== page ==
The word “politics” in ordinary conversations may refer to struggles for power or justice among antagonistic individuals or groups; the types of regimes by which people are governed; the ties that bind subjects to rulers or citizens to states; the election of representatives, passage of laws, and voicing of public opinion in democratic societies; and international relations among different polities, whether they be empires, multinational federations, or nation-states. The phrase “international politics” encompasses the waging of war and conducting of peace, the pursuit of national interests in competition with other states, norms of interaction among sovereign states, projects of humanitarian intervention, and collective efforts to enhance state security, global order, and human rights. Therefore, the study of such a complex subject has traditionally been divided into four overlapping fields: political theory, American politics, comparative Politics, and international politics. We offer courses in all four fields, as well as courses that cross the lines between them.
See the Politics chapter of the course catalog and our student resources page for more information. All courses are designed to contribute in various ways to the College’s learning goals and the Politics Department Learning Goals.

Politics Major

A major in politics consists of a minimum of 32 credits and includes courses in American politics, comparative politics, international politics, and political theory.

Politics Minor

A minor in politics consists of a minimum of 16 credits at the 200 level (four courses) in at least two of the department’s four subfields: American politics, comparative politics, international politics, and political theory. At least 4 credits have to be at the 300 level.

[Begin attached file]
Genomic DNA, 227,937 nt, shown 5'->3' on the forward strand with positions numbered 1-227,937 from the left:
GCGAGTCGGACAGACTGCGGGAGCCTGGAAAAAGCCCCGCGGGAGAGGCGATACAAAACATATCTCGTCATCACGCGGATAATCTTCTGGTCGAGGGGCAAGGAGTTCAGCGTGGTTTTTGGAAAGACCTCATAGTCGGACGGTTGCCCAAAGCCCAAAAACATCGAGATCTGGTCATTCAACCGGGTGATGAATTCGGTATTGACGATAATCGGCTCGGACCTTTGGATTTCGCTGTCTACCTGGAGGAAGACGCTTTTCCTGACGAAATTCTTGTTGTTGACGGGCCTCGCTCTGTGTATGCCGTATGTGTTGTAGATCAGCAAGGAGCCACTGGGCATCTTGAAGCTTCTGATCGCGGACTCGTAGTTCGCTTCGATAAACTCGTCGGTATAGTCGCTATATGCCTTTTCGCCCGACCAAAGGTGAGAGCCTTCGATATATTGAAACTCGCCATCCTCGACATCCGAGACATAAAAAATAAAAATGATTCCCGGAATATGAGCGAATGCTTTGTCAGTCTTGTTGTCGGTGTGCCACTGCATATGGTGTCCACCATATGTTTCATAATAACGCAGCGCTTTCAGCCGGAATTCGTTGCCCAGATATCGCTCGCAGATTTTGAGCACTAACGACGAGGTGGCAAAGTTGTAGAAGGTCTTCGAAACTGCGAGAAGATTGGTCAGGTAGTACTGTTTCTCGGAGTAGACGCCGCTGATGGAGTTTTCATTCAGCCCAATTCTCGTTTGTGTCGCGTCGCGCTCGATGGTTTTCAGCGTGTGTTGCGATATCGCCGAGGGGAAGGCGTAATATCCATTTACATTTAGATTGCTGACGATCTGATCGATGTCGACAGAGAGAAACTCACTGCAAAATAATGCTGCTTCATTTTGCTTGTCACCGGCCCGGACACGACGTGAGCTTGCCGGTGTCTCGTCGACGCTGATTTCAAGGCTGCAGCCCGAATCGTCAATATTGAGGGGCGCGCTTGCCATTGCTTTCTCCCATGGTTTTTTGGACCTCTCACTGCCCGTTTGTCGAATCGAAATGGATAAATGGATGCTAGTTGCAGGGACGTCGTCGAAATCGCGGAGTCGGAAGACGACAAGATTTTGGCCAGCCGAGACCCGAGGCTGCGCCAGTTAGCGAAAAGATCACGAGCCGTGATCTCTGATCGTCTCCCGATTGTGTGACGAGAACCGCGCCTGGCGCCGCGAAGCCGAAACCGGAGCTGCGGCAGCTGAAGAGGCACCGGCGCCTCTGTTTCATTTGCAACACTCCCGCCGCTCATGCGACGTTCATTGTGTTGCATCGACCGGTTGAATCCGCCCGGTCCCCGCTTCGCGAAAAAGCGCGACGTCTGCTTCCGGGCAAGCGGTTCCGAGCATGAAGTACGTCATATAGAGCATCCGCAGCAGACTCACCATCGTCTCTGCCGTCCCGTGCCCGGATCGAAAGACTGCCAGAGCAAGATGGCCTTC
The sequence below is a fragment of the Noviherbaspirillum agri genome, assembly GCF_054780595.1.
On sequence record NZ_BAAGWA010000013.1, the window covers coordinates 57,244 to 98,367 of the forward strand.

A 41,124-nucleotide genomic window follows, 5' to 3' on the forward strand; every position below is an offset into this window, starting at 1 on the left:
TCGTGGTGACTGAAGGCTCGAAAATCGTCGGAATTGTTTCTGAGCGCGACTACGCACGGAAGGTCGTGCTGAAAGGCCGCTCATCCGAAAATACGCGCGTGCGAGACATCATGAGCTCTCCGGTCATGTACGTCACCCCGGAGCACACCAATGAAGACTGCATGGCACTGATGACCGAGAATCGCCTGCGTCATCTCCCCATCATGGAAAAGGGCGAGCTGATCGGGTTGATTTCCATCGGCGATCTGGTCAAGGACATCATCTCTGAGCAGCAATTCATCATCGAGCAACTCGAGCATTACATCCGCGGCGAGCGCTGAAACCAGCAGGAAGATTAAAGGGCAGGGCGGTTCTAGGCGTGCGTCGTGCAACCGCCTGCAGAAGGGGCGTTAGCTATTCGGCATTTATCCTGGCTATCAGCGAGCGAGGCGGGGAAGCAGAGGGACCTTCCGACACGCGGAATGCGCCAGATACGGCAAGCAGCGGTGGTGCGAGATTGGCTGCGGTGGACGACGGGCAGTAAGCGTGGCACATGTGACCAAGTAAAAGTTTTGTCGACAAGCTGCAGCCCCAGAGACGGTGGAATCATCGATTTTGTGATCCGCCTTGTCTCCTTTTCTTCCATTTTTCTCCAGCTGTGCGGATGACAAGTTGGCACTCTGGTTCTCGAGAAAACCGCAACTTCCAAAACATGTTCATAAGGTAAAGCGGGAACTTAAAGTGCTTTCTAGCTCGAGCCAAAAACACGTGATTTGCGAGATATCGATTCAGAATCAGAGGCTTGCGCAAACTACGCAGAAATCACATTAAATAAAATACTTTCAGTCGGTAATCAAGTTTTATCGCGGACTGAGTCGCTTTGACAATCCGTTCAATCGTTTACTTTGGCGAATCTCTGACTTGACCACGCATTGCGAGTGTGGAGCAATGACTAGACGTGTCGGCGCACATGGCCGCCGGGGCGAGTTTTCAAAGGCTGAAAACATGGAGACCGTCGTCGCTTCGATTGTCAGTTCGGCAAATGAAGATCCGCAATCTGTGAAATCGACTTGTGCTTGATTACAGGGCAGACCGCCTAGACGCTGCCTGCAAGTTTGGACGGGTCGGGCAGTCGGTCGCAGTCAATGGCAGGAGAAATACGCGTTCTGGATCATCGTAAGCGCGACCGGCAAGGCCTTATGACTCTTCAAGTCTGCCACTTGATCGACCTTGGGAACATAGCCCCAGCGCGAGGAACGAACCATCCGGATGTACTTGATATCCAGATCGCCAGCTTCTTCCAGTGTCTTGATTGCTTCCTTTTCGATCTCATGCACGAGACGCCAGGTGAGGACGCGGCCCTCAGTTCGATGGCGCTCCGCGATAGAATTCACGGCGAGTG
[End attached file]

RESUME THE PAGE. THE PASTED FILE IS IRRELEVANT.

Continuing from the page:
Data Science Nexus

The Nexus in Data Science integrates computational, programming, and statistical skills in applications across a range of fields. Data Science uses different types of data to create an accessible narrative and helps pose new questions, identify patterns, visualize trends, and make predictions using new techniques. The Data Science Nexus track offers students a basic foundation in data science with courses in computer science, statistics, and a domain in which they apply data science.

Development Studies Nexus

Explore the relationship among history, politics, economics, and power that shape the world. The Development Studies Nexus track gives you the analytical skills to understand the complexities of global poverty, inequality, and injustice and strategies that state and non-state actors have used to improve the well-being of the people.

Global Business Nexus

Economic life is increasingly impacted by the forces of globalization. Becoming knowledgeable about the contemporary cooperate world, the role of global markets, and debates about appropriate regulation and long-term implications. Explore the tools of the corporate leadership, the sociology of organizations, and models of regulation through the Global Business Nexus. Pursue internships with national or international for-profit corporations.

Journalism, Media, and Public Discourse Nexus